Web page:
x Abu Dhabi, UAEThursday 27 July 2017

OECD fears another world recession as UAE remains rare bright spot

The Organisation for Economic Cooperation and Development yesterday cut global growth forecasts and warned that the world could plunge back into recession without decisive action in the United States and Europe.

The world could plunge back into recession without decisive action in Europe and the US, the OECD has warned. REUTERS / Sergio Perez
The world could plunge back into recession without decisive action in Europe and the US, the OECD has warned. REUTERS / Sergio Perez

The Organisation for Economic Cooperation and Development yesterday cut global growth forecasts and warned that the world could plunge back into recession without decisive action in the United States and Europe.

It predicted the US economy would expand by just 2 per cent next year, down from 2.6 per cent growth expected six months ago. It also said the euro-zone economy would shrink by 0.1 per cent next year instead of growing by 0.9 per cent.

"The world economy is far from being out of the woods," said the OECD secretary general Angel Gurria. "The US 'fiscal cliff', if it materialises, could tip an already weak economy into recession, while failure to solve the euro area crisis could lead to a major financial shock and global downturn."

The organisation, based in Paris, urged decisive action to avoid a fiscal cliff of more than US$600 billion (Dh2.2 trillion) in automatic tax rises and public spending cuts if a political consensus cannot be reached.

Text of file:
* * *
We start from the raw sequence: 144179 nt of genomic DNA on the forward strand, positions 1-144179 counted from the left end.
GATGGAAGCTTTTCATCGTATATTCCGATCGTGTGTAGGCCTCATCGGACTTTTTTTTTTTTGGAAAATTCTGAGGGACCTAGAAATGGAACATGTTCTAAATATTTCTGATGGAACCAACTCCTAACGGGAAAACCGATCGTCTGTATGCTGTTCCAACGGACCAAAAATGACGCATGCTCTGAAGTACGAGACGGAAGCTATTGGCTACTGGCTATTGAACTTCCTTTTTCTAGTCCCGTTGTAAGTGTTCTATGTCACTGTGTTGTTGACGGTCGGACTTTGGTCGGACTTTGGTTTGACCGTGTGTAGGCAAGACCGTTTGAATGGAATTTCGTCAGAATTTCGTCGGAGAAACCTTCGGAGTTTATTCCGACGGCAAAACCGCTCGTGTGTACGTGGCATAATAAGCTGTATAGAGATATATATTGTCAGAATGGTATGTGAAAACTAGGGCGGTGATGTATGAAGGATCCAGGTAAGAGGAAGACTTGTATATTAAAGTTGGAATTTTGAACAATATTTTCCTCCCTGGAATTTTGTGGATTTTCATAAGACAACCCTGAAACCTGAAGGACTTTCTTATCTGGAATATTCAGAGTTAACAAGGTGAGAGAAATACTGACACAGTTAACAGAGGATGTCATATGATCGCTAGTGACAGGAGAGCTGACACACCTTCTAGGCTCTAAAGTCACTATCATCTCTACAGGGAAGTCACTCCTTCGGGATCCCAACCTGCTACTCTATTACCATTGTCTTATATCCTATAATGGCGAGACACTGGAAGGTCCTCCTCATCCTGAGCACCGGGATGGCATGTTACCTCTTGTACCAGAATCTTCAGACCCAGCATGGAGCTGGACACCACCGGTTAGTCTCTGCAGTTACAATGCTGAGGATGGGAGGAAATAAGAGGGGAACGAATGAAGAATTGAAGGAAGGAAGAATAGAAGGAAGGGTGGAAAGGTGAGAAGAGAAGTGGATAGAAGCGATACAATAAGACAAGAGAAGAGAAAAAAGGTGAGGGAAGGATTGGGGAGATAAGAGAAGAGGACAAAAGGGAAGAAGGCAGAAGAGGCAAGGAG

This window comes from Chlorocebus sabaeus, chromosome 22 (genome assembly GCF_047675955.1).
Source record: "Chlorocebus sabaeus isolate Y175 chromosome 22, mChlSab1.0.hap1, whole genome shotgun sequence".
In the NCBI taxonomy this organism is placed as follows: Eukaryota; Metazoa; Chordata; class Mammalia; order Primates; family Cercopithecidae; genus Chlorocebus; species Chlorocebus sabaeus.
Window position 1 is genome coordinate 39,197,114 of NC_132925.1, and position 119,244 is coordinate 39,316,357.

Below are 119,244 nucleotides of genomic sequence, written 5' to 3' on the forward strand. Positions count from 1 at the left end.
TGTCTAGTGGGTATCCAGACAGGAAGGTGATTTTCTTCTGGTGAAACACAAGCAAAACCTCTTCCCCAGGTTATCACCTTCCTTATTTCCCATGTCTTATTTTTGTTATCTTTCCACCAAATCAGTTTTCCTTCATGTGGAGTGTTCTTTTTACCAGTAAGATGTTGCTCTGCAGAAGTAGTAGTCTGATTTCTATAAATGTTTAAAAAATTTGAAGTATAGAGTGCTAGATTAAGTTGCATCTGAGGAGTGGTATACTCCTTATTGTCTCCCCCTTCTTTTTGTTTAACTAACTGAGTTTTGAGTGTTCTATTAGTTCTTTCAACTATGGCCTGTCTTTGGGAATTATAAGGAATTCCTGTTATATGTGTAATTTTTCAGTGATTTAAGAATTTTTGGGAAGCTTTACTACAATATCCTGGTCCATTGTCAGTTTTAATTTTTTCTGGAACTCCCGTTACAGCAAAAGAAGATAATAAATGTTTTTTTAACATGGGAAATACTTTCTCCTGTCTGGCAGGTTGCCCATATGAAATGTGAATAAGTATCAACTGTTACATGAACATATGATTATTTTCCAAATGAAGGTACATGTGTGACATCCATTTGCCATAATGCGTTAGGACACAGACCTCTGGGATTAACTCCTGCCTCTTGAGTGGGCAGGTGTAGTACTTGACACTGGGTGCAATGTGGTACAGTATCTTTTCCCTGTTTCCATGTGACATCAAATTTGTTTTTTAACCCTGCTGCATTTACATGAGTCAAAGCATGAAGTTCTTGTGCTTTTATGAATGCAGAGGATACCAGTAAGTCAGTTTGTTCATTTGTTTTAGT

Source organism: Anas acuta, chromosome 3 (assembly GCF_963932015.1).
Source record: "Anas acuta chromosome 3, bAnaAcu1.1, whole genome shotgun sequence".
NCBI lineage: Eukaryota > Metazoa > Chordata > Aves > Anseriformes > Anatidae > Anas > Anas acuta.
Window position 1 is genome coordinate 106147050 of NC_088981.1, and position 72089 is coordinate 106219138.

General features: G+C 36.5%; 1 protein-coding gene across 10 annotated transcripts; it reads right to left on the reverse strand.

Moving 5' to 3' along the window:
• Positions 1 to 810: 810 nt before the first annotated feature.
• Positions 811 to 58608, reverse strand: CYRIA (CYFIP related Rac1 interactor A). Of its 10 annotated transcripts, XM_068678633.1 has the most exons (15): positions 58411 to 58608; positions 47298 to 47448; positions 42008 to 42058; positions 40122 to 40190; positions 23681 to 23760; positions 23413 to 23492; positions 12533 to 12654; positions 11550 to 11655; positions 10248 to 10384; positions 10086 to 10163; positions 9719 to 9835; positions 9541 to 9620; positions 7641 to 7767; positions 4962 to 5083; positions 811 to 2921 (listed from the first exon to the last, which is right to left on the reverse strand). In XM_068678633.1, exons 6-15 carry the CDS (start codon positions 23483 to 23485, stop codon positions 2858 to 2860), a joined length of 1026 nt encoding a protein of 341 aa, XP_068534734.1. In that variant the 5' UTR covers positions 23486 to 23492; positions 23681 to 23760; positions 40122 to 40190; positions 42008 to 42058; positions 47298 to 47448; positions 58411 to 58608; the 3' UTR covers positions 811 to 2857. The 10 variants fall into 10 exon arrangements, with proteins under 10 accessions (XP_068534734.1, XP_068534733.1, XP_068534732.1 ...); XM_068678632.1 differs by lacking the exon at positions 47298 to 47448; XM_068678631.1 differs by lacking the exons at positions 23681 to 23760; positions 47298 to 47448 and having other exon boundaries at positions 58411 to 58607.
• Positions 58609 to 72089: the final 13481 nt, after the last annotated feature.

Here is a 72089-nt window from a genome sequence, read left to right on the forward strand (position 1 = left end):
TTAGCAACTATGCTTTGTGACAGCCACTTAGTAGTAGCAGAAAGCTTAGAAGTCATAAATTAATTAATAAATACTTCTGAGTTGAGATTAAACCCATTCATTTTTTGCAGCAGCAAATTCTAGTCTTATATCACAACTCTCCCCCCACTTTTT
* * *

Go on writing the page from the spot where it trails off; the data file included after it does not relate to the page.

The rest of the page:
But it said the euro zone was where the greatest risk to the global economy was to be found.

The OECD warning came despite an agreement by European finance ministers to cut the terms of the Greek bailout by suspending interest payments for 10 years and extending the overall repayment period.

"If anything the OECD is still underplaying the risk despite some of the gloomy numbers, said Neil Shearing, the chief emerging markets economist at Capital Economics in London.

It is forecasting weaker-than-expected growth in China, a deep recession in the euro zone and a break-up of the single currency.

"The good news for the Gulf is that it is relatively well placed to weather this period of weakness," said Mr Shearing. "In the near future, the financial and fiscal buffers are such that the GCC economies should be able to get through relatively unscathed. Foreign exchange reserves, sovereign wealth assets are still very high and current accounts still in surplus."

The bleak global outlook contrasts with improving economic sentiment in the Emirates, which is benefiting from a strong oil price and a tourism and trade-led rebound in Dubai, where business leaders gathered at the Global Competitiveness Summit.

"The whole world is chasing jobs right now," said Charles Holliday, the chairman of Bank of America in an interview in Dubai. "If you look at how long we've been at these unemployment levels it is off the charts of anything we've seen since the Great Depression."

Any slowdown in the global economy could hit emerging markets in the form of reduced exports and a potential contraction in the availability of trade finance from European lenders, said the OECD.

But analysts say the biggest impact on Arabian Gulf economies would come from a fall in the price of oil, which was trading close to its lowest level in almost a week in New York yesterday at about $87.80. The measure has lost about 11 per cent this year.

"The Saudi budget will still balance at $85 a barrel and we think the UAE's budget will still balance at $80 a barrel so it is only in places like Bahrain and Oman that you need close to a triple digit oil price to balance the budget," said Mr Shearing.

"But if oil prices were to fall and stay low then the Gulf could find itself in a bit more trouble."

Dubai shares rose 0.15 per cent yesterday while Abu Dhabi lost 0.12 per cent. European markets rose with the Stoxx Europe 600 index gaining 0.31 per cent.

scronin@thenational.ae